What you need to know:
- Ebola is highly contagious, and previous outbreaks have quickly spiralled out of control. The largest tore through West Africa in 2014 and accounted for more cases than all previous ones combined. By its end, the World Health Organisation (WHO) reported 28,616 cases and 11,310 deaths.
- The WHO has twice declared a public health emergency of international concern — the organisation’s highest alert — for Ebola: in 2014, and again in 2019, when the virus surfaced in the DR Congo.
- The vaccines and treatments approved for Ebola target the Zaire species, the primary source of previous outbreaks. But they are ineffective against the Sudan species now circulating in Uganda.
BY New York Times & Monitor reporter
The Biden administration yesterday announced that travellers from Uganda would be redirected to airports where they can be screened for the Ebola Virus Disease and warned physicians to be alert for potential cases in the United States.
No cases of Ebola have yet been reported outside Uganda, but the virus, which spreads only through contact with bodily fluids and is not airborne, is highly contagious.
American officials are watching the Uganda outbreak closely because there are no approved drugs or treatments for the type of Ebola virus causing the outbreak there.
The director of the Centers for Disease Control and Prevention (CDC) ordered the airport screenings, and the State Department issued an alert saying the measures would apply to all passengers, including US citizens.
Screenings were expected to begin yesterday for some passengers, but the travel restrictions will not go into effect until next week, according to an official familiar with the plan, who stressed that both the restrictions and the alert to doctors were issued as precautions.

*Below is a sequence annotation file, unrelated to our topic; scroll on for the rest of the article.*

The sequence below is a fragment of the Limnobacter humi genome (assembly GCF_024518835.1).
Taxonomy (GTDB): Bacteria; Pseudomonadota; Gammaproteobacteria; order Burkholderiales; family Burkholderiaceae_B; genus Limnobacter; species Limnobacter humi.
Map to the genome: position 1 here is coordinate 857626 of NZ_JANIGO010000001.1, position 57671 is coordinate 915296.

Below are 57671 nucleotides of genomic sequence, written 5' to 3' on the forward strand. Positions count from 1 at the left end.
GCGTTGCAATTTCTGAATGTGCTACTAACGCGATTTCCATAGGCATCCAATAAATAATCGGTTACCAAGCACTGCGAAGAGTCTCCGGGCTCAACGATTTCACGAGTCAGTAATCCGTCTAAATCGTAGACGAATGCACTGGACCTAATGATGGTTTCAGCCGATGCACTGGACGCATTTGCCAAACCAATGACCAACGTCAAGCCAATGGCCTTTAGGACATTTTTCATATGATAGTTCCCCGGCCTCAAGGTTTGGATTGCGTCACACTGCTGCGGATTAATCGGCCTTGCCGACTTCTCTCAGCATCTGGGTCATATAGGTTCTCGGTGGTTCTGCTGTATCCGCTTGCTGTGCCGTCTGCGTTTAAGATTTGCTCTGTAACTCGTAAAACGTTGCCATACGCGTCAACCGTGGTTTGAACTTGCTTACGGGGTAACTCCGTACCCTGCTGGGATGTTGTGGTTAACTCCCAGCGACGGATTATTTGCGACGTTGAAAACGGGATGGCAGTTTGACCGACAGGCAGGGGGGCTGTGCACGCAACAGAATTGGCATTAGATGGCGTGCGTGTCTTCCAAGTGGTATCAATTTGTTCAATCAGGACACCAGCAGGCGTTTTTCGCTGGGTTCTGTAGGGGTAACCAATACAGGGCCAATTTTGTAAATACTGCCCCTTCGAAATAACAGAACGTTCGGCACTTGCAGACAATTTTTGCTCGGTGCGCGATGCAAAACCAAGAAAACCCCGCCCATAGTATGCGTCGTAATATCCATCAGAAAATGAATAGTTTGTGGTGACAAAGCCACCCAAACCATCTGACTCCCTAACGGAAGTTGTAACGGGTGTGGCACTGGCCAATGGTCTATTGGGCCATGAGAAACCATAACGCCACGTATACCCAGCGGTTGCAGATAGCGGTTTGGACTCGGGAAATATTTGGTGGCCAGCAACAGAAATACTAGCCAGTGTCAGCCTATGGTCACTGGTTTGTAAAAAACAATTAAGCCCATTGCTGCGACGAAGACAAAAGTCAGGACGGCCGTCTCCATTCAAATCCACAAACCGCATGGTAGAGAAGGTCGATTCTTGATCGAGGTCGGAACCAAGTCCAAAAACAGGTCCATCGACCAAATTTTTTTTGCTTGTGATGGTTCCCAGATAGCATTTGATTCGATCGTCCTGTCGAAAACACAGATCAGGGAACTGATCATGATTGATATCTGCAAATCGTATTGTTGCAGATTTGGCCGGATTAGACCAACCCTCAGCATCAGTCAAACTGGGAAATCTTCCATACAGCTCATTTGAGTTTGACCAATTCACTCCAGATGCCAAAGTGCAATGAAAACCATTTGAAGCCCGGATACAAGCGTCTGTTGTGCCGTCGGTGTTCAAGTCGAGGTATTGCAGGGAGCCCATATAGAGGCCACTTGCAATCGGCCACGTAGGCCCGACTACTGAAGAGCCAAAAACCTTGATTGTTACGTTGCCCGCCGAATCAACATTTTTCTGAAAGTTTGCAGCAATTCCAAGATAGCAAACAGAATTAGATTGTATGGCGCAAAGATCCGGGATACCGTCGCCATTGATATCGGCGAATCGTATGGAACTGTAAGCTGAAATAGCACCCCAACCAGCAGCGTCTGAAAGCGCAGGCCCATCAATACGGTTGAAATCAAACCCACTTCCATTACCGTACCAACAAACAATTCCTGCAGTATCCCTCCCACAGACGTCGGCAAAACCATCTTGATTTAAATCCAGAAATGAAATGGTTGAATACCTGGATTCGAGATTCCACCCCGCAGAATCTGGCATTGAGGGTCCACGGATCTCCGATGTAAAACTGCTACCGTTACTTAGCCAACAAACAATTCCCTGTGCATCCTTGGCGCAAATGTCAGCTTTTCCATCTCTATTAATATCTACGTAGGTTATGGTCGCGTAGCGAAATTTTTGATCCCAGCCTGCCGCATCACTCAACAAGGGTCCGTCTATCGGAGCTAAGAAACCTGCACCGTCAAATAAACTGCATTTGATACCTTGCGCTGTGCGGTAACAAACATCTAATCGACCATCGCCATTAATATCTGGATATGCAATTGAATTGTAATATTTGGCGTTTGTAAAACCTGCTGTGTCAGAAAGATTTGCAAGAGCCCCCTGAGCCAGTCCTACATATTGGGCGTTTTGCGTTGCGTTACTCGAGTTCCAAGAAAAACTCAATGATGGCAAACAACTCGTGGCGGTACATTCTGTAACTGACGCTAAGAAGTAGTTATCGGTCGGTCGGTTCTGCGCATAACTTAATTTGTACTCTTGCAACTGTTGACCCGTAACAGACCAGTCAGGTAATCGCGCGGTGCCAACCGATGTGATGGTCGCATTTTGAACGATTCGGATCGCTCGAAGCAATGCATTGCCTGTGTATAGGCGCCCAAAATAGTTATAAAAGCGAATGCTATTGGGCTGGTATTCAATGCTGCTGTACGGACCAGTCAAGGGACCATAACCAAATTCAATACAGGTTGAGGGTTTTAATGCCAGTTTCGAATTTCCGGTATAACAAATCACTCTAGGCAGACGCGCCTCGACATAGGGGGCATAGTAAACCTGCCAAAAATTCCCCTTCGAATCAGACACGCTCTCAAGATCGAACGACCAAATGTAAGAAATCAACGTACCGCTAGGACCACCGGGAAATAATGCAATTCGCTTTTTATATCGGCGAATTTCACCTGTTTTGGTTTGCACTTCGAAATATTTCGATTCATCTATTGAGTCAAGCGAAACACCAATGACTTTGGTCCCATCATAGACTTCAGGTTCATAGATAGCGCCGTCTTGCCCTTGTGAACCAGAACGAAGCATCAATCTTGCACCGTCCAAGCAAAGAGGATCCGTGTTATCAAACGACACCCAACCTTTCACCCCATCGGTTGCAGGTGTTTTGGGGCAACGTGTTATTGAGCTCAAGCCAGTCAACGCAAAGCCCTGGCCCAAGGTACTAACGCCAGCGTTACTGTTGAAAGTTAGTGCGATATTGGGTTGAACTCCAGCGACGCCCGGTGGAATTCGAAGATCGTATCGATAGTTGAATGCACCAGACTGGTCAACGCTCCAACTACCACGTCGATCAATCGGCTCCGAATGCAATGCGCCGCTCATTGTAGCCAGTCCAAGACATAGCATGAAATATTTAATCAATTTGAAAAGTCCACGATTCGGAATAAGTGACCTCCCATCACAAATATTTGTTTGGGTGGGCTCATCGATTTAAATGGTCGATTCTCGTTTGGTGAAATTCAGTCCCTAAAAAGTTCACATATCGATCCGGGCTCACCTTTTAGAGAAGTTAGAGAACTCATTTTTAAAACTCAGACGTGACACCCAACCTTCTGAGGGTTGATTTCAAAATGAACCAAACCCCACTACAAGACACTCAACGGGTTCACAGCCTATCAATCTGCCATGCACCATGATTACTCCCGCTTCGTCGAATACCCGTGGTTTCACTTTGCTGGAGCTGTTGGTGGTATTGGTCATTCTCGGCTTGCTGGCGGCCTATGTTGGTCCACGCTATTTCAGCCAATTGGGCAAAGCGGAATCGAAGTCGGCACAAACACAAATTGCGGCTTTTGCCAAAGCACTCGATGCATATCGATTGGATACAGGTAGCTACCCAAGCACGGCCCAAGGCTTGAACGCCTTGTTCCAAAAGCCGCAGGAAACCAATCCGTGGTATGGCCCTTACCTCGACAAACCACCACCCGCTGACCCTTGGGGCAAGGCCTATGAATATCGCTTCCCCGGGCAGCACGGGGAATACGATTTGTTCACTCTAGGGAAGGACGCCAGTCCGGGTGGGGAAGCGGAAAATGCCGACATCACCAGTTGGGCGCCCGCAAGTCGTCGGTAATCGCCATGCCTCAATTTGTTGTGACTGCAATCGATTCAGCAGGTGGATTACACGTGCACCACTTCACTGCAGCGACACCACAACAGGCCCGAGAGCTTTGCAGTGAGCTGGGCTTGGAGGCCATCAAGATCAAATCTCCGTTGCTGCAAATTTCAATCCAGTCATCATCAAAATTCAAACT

When contacted, Ambassador Adonia Ayebare, Uganda’s Permanent Representative to the United Nations, acknowledged the measures.
“The US authorities gave us advance notice before the Ebola control measures were announced. These measures make public health sense, especially ease of contact tracing. The US and Uganda have excellent working corroboration when it comes to public health emergencies like Ebola,” he said.
As of yesterday, there were 44 confirmed cases and 10 deaths in Uganda, with a few dozen possible cases and 20 deaths still under investigation, making this the largest outbreak in that country in 20 years.
At least six infections and four deaths occurred among healthcare workers. Arriving passengers who have been in Uganda during the past 21 days will be funnelled to one of five US airports: Kennedy Airport in New York, Newark Liberty International Airport(New Jersey) O’Hare International Airport (Chicago), Hartsfield-Jackson Atlanta International Airport; and Dulles International Airport (Washington, D.C).
An administration official said 62 percent of air passengers who have been to Uganda already go through those airports. Once in the United States, passengers will undergo temperature checks and fill out health questionnaires, which will be shared with local officials, before heading to their final destinations.
The CDC also urged doctors to obtain a travel history from patients whom they suspect of having Ebola.
“While there are no direct flights from Uganda to the United States, travellers from or passing through affected areas in Uganda can enter the United States on flights connecting from other countries,” the CDC alert said.